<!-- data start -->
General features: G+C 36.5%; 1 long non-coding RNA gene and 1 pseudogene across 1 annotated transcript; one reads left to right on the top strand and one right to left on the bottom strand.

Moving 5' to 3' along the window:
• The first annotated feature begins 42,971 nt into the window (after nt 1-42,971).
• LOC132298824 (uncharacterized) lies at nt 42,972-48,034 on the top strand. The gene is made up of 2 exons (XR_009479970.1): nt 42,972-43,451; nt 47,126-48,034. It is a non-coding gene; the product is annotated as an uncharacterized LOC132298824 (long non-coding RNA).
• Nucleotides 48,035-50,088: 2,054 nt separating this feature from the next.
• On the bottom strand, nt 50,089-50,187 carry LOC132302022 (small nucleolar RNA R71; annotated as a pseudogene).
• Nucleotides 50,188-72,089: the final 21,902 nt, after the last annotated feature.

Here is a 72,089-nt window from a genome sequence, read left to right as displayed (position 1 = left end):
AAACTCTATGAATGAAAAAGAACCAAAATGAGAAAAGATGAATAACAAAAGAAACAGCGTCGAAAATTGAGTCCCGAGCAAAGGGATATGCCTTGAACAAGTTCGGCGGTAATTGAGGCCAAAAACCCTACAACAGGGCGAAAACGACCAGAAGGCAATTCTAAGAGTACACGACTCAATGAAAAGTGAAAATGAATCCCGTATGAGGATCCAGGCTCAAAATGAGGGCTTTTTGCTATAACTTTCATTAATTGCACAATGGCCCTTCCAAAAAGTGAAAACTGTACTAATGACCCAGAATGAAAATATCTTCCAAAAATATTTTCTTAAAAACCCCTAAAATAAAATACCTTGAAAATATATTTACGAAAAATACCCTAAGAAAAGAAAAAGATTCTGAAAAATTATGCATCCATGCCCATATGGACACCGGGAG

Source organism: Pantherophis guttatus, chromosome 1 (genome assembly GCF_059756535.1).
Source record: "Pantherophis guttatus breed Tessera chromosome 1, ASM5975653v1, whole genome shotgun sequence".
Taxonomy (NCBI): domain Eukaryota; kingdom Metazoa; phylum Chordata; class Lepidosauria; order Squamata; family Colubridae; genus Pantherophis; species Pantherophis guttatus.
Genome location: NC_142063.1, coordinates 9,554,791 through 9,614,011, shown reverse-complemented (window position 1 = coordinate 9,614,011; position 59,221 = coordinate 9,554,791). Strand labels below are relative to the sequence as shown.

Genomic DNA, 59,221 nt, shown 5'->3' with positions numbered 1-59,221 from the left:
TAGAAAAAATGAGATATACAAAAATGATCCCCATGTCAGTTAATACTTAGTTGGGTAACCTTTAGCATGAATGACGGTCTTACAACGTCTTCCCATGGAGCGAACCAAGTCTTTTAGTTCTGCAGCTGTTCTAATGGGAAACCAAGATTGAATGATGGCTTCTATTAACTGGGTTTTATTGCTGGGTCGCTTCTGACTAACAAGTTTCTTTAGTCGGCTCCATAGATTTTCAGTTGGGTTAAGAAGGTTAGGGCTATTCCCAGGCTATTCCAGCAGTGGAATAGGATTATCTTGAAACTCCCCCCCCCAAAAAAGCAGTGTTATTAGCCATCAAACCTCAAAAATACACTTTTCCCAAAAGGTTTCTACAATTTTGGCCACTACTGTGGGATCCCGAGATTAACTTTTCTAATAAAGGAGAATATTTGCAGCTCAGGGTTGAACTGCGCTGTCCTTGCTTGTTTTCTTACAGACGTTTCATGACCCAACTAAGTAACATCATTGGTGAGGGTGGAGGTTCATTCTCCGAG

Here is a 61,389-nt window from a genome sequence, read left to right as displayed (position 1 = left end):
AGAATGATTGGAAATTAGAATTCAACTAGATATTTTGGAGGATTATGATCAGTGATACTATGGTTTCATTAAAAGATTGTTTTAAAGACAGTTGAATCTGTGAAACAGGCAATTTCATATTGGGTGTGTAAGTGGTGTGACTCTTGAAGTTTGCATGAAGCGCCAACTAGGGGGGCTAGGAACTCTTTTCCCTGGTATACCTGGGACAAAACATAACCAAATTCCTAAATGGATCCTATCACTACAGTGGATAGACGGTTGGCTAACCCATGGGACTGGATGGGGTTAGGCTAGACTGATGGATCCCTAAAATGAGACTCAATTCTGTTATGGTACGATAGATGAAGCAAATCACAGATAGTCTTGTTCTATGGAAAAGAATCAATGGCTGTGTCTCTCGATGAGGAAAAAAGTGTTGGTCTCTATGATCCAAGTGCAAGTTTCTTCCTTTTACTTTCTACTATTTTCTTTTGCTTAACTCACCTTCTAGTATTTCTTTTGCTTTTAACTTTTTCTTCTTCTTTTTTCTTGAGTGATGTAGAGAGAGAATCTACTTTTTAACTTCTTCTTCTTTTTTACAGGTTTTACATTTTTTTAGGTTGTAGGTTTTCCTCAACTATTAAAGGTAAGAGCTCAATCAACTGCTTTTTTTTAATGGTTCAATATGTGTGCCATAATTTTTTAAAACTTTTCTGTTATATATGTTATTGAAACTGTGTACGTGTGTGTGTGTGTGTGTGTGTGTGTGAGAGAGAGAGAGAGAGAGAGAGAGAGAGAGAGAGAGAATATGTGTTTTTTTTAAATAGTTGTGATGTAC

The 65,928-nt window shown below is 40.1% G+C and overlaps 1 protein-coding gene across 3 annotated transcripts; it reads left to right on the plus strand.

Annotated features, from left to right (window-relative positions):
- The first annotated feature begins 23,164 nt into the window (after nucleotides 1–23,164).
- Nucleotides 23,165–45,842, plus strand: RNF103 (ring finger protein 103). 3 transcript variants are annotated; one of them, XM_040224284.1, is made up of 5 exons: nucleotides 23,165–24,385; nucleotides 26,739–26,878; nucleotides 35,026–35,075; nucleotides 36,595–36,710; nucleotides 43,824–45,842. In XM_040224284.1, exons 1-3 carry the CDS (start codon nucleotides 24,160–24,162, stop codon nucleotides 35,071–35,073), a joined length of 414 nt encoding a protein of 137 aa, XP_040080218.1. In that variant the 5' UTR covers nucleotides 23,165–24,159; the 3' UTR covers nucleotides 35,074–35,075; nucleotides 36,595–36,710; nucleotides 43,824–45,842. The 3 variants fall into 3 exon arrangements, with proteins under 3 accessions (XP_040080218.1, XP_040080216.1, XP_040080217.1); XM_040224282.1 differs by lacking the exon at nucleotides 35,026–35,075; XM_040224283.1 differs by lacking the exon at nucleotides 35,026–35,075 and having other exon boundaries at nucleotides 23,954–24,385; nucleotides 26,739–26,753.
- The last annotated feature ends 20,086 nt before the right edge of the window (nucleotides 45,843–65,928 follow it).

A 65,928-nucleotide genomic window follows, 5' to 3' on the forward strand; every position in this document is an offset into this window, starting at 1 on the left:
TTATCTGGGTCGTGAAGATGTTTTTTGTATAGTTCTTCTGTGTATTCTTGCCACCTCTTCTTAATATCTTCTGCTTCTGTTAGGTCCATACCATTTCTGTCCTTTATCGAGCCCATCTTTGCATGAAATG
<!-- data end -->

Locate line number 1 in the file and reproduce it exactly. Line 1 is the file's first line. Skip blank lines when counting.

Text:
General features: G+C 36.5%; 1 long non-coding RNA gene and 1 pseudogene across 1 annotated transcript; one reads left to right on the top strand and one right to left on the bottom strand.